Changes occur frequently in life. For example, getting an offer for a great new job in another city is a situation that will affect the child custody agreement you have been adhering to since your divorce.
Relocation is a common reason for requesting modification to the original agreement, but it is not the only cause. The court may consider this and other issues as long as the requesting party provides a reasonable explanation and sufficient backup.
If your child is unwilling to spend time with the other parent because he or she feels uncomfortable or unsafe, you must present evidence of the problem at hand. The court will act quickly to approve child custody modification if you can show that your child may be in danger as the result of domestic violence or abuse in the home of the other parent.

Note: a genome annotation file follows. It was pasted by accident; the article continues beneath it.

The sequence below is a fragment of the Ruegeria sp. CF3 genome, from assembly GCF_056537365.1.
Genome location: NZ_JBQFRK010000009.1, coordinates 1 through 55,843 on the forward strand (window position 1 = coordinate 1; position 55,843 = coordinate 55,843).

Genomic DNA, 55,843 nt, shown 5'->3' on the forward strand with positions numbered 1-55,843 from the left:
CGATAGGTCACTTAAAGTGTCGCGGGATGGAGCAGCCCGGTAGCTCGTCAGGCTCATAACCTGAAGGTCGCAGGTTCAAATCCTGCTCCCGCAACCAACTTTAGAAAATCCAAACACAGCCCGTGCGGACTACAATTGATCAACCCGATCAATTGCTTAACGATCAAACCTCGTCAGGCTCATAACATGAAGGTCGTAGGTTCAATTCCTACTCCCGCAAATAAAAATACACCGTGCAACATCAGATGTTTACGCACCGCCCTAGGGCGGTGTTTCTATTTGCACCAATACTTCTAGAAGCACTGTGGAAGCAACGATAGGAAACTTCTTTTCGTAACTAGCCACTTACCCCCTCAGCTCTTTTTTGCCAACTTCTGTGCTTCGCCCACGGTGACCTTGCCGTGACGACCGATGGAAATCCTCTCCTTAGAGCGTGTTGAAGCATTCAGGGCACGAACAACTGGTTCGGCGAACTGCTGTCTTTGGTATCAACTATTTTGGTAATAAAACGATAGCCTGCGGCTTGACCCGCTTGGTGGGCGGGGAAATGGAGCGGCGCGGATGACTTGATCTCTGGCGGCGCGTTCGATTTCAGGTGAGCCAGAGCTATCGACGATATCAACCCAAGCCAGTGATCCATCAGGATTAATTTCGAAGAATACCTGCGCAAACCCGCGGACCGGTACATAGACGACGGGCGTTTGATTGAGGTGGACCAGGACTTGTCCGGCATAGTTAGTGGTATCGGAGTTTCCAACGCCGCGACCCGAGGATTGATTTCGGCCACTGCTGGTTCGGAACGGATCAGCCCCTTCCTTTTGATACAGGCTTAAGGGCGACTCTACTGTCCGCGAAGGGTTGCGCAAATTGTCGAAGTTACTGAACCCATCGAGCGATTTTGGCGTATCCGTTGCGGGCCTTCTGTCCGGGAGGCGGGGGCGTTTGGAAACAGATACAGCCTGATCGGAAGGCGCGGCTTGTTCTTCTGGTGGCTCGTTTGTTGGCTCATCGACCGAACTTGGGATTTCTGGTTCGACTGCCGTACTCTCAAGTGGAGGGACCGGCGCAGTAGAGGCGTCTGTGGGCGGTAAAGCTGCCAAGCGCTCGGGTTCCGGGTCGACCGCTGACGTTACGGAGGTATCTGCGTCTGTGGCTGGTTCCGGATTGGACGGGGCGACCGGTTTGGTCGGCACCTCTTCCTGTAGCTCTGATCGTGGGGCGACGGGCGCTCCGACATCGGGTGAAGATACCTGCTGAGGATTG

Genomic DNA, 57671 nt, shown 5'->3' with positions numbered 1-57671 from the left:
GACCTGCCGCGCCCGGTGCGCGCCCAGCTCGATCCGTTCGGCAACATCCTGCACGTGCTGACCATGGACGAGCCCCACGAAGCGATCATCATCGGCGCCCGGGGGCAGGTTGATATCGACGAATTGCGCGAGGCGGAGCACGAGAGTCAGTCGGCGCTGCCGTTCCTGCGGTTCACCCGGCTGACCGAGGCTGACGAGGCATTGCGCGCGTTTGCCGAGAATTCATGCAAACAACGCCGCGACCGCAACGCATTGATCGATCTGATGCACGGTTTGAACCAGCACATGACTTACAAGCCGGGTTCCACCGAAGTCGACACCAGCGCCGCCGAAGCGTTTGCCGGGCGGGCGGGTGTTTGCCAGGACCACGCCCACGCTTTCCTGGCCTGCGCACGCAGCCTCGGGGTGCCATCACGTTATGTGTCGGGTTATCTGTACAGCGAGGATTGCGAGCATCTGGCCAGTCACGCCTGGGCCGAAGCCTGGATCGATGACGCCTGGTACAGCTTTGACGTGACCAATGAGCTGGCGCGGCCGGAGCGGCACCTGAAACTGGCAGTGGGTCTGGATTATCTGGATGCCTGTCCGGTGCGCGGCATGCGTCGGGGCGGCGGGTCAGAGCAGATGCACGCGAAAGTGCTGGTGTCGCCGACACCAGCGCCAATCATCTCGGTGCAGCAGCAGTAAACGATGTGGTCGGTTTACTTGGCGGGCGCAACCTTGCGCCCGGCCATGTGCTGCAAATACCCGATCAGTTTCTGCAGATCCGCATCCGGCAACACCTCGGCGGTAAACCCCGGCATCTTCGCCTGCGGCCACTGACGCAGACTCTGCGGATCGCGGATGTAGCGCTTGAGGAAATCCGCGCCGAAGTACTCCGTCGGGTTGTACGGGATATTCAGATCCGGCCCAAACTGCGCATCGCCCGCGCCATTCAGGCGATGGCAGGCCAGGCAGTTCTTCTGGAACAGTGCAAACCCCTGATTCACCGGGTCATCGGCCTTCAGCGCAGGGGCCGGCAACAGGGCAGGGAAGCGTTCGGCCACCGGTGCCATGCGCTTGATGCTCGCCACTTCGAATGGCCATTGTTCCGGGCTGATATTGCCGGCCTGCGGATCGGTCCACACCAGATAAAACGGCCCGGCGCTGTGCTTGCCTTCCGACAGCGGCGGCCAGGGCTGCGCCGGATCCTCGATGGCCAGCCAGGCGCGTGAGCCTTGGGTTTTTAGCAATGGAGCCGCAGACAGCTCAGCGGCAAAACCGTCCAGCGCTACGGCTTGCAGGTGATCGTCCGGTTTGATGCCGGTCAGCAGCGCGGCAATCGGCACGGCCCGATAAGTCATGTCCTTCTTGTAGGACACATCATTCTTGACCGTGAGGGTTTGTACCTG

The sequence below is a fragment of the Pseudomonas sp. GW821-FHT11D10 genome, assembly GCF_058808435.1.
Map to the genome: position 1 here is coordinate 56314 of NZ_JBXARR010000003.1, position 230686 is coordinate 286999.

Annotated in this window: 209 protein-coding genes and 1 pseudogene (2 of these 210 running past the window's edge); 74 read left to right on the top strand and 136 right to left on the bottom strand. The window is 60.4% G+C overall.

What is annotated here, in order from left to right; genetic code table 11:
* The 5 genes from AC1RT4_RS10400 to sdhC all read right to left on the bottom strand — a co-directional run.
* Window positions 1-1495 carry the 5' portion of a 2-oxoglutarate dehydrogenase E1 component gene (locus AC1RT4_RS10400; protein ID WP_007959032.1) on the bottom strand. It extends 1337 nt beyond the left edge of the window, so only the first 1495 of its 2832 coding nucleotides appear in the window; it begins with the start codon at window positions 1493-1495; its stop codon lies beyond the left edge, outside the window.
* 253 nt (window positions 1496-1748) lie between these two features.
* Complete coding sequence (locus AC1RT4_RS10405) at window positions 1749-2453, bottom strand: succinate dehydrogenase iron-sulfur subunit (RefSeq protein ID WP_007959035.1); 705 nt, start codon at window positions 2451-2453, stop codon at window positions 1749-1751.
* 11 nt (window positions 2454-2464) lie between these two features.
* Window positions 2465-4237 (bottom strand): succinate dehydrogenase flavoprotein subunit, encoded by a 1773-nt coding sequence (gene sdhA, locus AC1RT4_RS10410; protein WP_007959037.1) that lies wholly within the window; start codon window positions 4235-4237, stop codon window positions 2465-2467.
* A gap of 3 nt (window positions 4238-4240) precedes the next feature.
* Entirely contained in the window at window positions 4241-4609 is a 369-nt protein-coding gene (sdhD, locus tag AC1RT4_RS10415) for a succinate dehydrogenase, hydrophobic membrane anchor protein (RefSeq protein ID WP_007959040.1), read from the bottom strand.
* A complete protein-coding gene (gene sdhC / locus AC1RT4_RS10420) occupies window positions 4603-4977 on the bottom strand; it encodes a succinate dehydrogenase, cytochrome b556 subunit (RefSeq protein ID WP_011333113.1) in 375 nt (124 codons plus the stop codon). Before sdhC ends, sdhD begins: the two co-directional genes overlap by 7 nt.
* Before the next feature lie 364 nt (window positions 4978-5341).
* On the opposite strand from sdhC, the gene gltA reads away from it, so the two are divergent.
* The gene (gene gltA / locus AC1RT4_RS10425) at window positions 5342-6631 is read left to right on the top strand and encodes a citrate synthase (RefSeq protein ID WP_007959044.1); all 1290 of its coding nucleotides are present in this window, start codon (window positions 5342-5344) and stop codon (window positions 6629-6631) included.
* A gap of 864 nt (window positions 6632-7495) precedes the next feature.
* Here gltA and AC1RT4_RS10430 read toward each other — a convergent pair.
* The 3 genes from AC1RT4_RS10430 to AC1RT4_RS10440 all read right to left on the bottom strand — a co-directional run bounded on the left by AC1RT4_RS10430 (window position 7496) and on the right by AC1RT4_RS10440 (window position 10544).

Another reason for bringing a modification request to the court is that your ex-spouse is not cooperating with the visitation schedule that you agreed to. Before making a determination, the court will review your parenting plan and find out why your ex is not following the schedule.
Relocation is a frequent reason for requesting child custody modification. The court will want to know why you or your ex wants to move away and how this will affect the current parenting plan and visitation schedule. The court will also take into account who has current legal custody of the child and who has physical custody, and whether you and your ex have worked out a plan that essentially keeps the child’s life from being unduly interrupted by the intended move.
Doing what is best
When hearing any petition for modification, the court will always consider whether the request is in the best interests of the child. This is no doubt your top priority as well, so make sure you assemble the strongest request possible to make your case.
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